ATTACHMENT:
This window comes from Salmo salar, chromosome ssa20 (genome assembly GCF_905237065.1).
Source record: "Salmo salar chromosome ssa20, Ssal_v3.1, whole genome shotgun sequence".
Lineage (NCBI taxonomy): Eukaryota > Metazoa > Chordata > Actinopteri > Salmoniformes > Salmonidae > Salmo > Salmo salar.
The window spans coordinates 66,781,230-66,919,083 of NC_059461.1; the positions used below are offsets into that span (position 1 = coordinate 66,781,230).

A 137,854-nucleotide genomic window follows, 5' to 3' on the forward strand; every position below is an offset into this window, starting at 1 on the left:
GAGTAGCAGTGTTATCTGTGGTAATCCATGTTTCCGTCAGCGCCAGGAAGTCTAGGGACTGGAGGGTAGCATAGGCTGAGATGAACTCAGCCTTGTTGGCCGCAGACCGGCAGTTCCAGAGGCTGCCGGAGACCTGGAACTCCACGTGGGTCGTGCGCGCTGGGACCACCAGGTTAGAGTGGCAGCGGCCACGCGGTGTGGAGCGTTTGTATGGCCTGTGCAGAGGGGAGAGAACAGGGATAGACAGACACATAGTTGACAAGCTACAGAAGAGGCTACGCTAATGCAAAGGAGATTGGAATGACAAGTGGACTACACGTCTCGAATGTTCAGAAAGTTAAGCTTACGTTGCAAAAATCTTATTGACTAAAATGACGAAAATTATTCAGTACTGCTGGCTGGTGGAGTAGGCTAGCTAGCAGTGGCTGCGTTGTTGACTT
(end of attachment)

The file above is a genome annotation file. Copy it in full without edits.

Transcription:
This window comes from Salmo salar, chromosome ssa20 (genome assembly GCF_905237065.1).
Source record: "Salmo salar chromosome ssa20, Ssal_v3.1, whole genome shotgun sequence".
Lineage (NCBI taxonomy): Eukaryota > Metazoa > Chordata > Actinopteri > Salmoniformes > Salmonidae > Salmo > Salmo salar.
The window spans coordinates 66,781,230-66,919,083 of NC_059461.1; the positions used below are offsets into that span (position 1 = coordinate 66,781,230).

A 137,854-nucleotide genomic window follows, 5' to 3' on the forward strand; every position below is an offset into this window, starting at 1 on the left:
GAGTAGCAGTGTTATCTGTGGTAATCCATGTTTCCGTCAGCGCCAGGAAGTCTAGGGACTGGAGGGTAGCATAGGCTGAGATGAACTCAGCCTTGTTGGCCGCAGACCGGCAGTTCCAGAGGCTGCCGGAGACCTGGAACTCCACGTGGGTCGTGCGCGCTGGGACCACCAGGTTAGAGTGGCAGCGGCCACGCGGTGTGGAGCGTTTGTATGGCCTGTGCAGAGGGGAGAGAACAGGGATAGACAGACACATAGTTGACAAGCTACAGAAGAGGCTACGCTAATGCAAAGGAGATTGGAATGACAAGTGGACTACACGTCTCGAATGTTCAGAAAGTTAAGCTTACGTTGCAAAAATCTTATTGACTAAAATGACGAAAATTATTCAGTACTGCTGGCTGGTGGAGTAGGCTAGCTAGCAGTGGCTGCGTTGTTGACTT